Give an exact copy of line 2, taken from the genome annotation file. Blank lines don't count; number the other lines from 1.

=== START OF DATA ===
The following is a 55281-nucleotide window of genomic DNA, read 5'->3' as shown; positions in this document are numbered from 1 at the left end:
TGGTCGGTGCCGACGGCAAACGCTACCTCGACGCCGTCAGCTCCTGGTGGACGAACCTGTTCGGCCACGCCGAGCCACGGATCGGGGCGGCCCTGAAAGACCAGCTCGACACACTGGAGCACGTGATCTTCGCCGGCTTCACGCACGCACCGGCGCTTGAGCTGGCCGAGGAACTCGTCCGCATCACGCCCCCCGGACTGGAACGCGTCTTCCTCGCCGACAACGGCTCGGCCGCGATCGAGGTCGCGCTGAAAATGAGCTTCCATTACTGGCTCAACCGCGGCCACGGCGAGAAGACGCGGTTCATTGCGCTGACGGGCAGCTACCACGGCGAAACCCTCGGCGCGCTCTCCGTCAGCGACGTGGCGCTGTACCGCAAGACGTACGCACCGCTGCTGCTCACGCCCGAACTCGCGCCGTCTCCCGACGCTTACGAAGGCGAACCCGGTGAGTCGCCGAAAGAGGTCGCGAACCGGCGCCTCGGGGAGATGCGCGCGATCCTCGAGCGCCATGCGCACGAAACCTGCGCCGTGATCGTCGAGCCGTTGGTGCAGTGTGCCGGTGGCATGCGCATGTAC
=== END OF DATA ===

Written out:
TGGTCGGTGCCGACGGCAAACGCTACCTCGACGCCGTCAGCTCCTGGTGGACGAACCTGTTCGGCCACGCCGAGCCACGGATCGGGGCGGCCCTGAAAGACCAGCTCGACACACTGGAGCACGTGATCTTCGCCGGCTTCACGCACGCACCGGCGCTTGAGCTGGCCGAGGAACTCGTCCGCATCACGCCCCCCGGACTGGAACGCGTCTTCCTCGCCGACAACGGCTCGGCCGCGATCGAGGTCGCGCTGAAAATGAGCTTCCATTACTGGCTCAACCGCGGCCACGGCGAGAAGACGCGGTTCATTGCGCTGACGGGCAGCTACCACGGCGAAACCCTCGGCGCGCTCTCCGTCAGCGACGTGGCGCTGTACCGCAAGACGTACGCACCGCTGCTGCTCACGCCCGAACTCGCGCCGTCTCCCGACGCTTACGAAGGCGAACCCGGTGAGTCGCCGAAAGAGGTCGCGAACCGGCGCCTCGGGGAGATGCGCGCGATCCTCGAGCGCCATGCGCACGAAACCTGCGCCGTGATCGTCGAGCCGTTGGTGCAGTGTGCCGGTGGCATGCGCATGTAC